In one word, it is the duty of every unconverted person to be reconciled to God. He wishes it. He asks it of us. Our present happiness, and our eternal salvation depend on it. We cannot be saved in opposition to God. We cannot be saved as the enemies of God. We cannot be saved in our sins, we must be saved from them. Every sinner should admit his sinfulness, confess his sins before God, accept of the Lord Jesus Christ to be his Savior, trust in the atoning blood, and through faith in it become the friend of God.
Reader, how is it with you? Are you converted — or unconverted? Is the matter settled? Settled on a sure basis? Settled beyond the possibility of mistake? Have you the witness of the Spirit in yourself? Do you know that your thoughts of God, and your feelings towards God? Have undergone a thorough and permanent change? Be not satisfied with slight evidences. Make sure work of it. If you have not made the surrender of the heart, the life, the property, the all, to God — make it now. If there is any doubt about it — make it anew.
No state is so fearful as an unconverted state — and yet many who hear the gospel are in it. Nothing can be worse, than to be near the ark — and yet not in the ark. To be not far from the kingdom of God — and yet never to enter it. To hear continually of the great sacrifice for sin, and the proclamation of a free pardon of sin — and yet to die in our sins. Let not the god of this world, blind your minds; let not religious duties benumb, or stupify your conscience; let nothing lull you to sleep, without a change of heart; for if you do, when you awake up and discover your mistake, it will be dreadful. Dreadful, because too late to rectify it! Dreadful, because it was entirely your own fault! Dreadful, because you will be without excuse!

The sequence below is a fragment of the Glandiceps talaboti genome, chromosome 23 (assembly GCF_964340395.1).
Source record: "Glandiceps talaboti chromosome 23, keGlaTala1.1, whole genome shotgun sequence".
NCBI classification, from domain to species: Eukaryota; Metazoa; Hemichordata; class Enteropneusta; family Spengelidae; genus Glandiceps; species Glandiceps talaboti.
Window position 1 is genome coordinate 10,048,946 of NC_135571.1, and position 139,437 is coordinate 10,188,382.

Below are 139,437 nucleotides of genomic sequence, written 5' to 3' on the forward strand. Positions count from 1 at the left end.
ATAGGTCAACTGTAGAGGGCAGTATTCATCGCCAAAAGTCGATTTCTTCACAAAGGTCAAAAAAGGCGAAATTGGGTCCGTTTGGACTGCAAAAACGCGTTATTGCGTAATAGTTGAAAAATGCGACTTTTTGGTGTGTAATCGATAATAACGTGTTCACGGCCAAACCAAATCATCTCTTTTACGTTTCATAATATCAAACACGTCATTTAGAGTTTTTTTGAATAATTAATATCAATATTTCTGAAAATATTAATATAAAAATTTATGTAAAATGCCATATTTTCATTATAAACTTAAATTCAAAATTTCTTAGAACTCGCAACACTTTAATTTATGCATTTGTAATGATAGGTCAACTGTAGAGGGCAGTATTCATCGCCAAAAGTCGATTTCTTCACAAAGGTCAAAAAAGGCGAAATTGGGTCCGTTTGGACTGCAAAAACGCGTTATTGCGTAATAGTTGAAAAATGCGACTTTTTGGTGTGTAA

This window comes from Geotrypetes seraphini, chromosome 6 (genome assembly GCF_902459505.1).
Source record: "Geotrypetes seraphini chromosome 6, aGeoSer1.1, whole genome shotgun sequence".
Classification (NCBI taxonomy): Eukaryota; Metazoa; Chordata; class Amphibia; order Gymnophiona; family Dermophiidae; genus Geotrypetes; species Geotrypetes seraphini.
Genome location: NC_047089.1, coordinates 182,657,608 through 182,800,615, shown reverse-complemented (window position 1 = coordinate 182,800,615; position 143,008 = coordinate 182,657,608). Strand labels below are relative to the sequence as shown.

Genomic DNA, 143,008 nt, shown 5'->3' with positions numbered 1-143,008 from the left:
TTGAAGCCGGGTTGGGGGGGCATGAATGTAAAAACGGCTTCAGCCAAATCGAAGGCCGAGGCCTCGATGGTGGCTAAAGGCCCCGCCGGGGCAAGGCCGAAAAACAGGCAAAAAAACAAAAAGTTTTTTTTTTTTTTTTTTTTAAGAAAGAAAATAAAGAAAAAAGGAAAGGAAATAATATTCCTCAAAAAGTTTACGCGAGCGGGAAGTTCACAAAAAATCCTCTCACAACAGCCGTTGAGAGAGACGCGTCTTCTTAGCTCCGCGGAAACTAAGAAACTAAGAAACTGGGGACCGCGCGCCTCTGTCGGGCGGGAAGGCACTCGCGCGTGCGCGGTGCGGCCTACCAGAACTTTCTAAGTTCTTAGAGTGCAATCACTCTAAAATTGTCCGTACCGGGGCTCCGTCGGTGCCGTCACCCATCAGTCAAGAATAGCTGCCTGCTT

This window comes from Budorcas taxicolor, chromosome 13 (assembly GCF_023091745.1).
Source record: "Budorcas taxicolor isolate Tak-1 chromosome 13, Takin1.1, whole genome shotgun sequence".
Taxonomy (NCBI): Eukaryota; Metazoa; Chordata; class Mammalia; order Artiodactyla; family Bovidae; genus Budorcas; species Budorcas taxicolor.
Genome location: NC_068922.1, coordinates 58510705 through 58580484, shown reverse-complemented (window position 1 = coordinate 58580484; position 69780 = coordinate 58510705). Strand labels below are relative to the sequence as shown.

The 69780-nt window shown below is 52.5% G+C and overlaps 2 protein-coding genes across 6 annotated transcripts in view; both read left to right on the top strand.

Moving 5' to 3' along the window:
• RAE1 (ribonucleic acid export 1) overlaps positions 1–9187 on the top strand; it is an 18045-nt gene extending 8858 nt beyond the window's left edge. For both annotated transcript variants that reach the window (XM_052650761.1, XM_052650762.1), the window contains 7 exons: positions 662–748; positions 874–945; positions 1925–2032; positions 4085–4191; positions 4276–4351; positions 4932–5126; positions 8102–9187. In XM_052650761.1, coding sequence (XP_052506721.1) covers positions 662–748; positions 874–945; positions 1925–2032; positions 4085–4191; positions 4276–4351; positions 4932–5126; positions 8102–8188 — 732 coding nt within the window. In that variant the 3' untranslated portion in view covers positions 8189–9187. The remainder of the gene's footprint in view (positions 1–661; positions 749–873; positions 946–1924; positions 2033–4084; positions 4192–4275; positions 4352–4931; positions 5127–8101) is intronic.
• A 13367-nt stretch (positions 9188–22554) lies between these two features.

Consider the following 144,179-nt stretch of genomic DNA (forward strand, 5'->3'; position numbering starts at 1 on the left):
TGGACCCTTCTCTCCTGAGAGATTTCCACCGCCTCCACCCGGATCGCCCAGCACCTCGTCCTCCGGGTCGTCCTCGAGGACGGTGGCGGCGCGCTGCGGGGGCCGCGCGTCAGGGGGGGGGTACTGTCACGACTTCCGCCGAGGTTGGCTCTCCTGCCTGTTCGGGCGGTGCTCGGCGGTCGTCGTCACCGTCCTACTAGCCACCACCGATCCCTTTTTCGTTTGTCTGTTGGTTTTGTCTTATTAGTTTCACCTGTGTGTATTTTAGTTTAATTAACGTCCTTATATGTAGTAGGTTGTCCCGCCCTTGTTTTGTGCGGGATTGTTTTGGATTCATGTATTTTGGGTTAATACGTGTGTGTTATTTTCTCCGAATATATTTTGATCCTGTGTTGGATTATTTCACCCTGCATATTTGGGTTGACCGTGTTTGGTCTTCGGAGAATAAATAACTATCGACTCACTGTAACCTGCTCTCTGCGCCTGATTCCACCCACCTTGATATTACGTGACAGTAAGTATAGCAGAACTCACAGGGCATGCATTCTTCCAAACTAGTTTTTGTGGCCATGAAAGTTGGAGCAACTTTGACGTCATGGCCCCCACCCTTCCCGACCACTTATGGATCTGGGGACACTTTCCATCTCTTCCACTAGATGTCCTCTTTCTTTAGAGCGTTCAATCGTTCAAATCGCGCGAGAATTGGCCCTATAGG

Unconverted man — you know you have never experienced a change of heart. Hear the words of Jesus, "Except you are converted, and become as little children, you shall not enter into the kingdom of Heaven." You know you have not been created anew in Christ Jesus, and therefore to you the Savior says, "Truly, truly, I say unto you, unless a man is born again — he cannot enter into the kingdom of God." Unless you are brought to find favor with God — unless you receive the impression of the image of God — you cannot enter Heaven, or see the face of God with joy. For by grace, or favor, we are saved, through faith; and without holiness, no man shall see the Lord.
To you therefore, as Paul to the unconverted Jews, I say, in conclusion, "Repent therefore and be converted, that your sins may be blotted out, when the times of refreshing shall come from the presence of the Lord:" for "God having raised up his Son Jesus, sent him to bless you, in turning every one of you from his iniquities." Acts 3:19, 20